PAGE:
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Here is the scenario:

I have a register with enable (call it RegA). The input put of RegA is pulled high permanently.

Meanwhile, the enable line of RegA is connected to the output of RegB through some simple combinational logic.

Now in the scenario, on the next clock pulse the output of RegB will will go high for just one clock cycle.

My question is, will I see the output of RegA go high in the same clock cycle that RegB goes high, OR will RegA go high on the next clock cycle, OR is it possible that it may never go high due to a race condition?

From experience, I feel like RegA will go high on the same clock cycle that RegB goes high, however, I'm wondering if this is bad practice and unreliable. I'm thinking there could be a race condition between the signal getting to enable line and the clock edge to RegA going high. Since the enable line goes through some combinational logic, it would seem it would loose that race every time and thus RegA wouldn't recognize that the enable line is high in the same clock cycle that RegB goes high.

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I'm assuming that the enables you are talking about are clock enables? In this case you will get a one clock cycle delay before RegA goes high, if I understand you correctly. Explanation:

RegA will only react to clock cycles if its enable input is active when the clock arrives. However, since RegB has some internal delay, and since there even is some additional combinatorial delay from its output until it reaches the RegA enable, the active signal won't "make it" to RegA before RegA has already ignored the clock cycle.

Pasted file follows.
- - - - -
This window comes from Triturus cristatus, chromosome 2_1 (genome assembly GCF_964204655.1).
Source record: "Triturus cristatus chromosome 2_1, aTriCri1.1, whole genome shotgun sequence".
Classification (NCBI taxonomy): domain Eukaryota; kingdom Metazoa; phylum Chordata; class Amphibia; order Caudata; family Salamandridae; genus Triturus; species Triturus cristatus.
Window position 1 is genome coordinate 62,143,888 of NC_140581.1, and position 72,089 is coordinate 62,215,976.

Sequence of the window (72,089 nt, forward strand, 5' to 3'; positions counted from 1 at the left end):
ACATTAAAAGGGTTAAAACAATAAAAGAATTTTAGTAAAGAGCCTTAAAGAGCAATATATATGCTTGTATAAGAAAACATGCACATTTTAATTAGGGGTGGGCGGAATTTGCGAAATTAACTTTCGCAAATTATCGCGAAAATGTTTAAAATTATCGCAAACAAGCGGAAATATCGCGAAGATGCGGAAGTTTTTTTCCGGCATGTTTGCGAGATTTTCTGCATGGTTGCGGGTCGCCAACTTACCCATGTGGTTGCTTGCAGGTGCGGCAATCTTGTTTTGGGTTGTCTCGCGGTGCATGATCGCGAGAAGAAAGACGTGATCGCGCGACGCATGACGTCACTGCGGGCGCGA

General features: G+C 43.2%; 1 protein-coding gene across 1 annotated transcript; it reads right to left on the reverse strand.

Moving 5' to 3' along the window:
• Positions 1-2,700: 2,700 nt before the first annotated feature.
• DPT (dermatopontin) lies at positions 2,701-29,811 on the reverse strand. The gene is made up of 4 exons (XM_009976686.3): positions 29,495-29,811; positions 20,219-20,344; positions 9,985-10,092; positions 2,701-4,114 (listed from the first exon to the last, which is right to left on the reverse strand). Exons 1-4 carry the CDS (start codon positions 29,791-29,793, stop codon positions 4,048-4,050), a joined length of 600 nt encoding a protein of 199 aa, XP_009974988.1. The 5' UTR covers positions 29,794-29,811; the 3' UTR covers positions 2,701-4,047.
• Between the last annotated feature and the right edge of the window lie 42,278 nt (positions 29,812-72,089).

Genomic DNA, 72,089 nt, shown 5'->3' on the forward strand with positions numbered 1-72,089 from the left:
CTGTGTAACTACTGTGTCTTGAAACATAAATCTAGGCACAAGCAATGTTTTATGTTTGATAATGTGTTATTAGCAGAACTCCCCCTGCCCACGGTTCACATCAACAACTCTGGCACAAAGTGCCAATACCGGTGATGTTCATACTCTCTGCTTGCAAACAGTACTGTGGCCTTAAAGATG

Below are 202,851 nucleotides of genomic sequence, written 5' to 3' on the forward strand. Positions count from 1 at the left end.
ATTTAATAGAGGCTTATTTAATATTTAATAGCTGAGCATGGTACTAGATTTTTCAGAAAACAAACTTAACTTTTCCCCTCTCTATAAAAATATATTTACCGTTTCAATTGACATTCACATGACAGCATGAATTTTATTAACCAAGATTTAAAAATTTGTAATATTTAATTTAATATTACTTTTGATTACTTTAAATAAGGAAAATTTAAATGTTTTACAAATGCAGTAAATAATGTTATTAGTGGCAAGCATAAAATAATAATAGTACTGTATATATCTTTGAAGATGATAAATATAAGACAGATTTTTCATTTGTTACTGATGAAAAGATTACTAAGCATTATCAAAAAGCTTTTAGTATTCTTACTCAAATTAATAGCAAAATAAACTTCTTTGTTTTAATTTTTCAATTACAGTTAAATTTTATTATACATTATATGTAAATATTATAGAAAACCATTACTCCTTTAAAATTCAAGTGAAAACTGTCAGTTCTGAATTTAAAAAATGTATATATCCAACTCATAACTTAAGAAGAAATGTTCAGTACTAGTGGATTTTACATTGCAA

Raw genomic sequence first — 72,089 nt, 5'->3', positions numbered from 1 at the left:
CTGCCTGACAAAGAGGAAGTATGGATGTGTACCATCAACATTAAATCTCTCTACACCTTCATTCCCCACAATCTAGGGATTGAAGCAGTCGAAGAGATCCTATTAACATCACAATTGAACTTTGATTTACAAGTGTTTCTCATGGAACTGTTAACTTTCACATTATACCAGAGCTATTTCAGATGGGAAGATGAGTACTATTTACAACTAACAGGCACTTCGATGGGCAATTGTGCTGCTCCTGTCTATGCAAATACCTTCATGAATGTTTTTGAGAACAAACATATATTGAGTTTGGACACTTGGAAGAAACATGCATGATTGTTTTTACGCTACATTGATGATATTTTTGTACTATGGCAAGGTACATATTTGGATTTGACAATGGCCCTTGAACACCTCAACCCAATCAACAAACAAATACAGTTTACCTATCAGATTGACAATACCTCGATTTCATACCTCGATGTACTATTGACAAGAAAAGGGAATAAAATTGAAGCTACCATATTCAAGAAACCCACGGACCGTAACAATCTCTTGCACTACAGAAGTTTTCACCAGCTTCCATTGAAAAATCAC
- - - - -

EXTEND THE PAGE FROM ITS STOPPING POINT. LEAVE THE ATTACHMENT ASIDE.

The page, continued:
This works both ways though, so the active enable signal will also not have gone away when the second clock cycle arrives, thus making RegA see the clock cycle and react to it. During the next clock cycle, the enable will be inactive again.

Remember though that a deactivated clock enable simply causes the clock input to be ignored, and the register will thus hold its value when the clock enable input is inactive.

This is not a race condition (unless you have a poorly designed system with a lot of clock skew for instance, but then you have a lot of other problems too), and can be reliably used - otherwise a lot of the stuff FPGA designers take for granted would be impossible to do.

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As long as your clock distribution is OK (for example, in an FPGA this will be managed for you by the tools) then you will get well-defined behaviour.

On the first clock pulse, the output of RegB will go high just after the clock-edge. RegA will therefore have "seen" a low on its enable at the point of the clock transition, so it will not change.

On the next clock cycle, RegB's output will go low just after the clock edge. However, this is too late for RegA as it has already "looked at" the enable signal (when the clock edge came) - it will see its enable signal is high, and will transfer the high input to the output (after a very short delay).

So, yes, you will get an extra cycle delay.

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